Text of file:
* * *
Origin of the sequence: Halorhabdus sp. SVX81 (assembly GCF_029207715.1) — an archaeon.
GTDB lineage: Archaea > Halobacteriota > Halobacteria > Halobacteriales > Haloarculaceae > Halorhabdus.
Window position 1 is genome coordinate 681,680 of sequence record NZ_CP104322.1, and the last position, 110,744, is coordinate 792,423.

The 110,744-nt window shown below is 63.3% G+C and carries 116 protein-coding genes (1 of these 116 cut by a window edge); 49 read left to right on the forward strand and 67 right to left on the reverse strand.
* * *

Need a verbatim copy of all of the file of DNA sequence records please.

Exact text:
Origin of the sequence: Halorhabdus sp. SVX81 (assembly GCF_029207715.1) — an archaeon.
GTDB lineage: Archaea > Halobacteriota > Halobacteria > Halobacteriales > Haloarculaceae > Halorhabdus.
Window position 1 is genome coordinate 681,680 of sequence record NZ_CP104322.1, and the last position, 110,744, is coordinate 792,423.

The 110,744-nt window shown below is 63.3% G+C and carries 116 protein-coding genes (1 of these 116 cut by a window edge); 49 read left to right on the forward strand and 67 right to left on the reverse strand.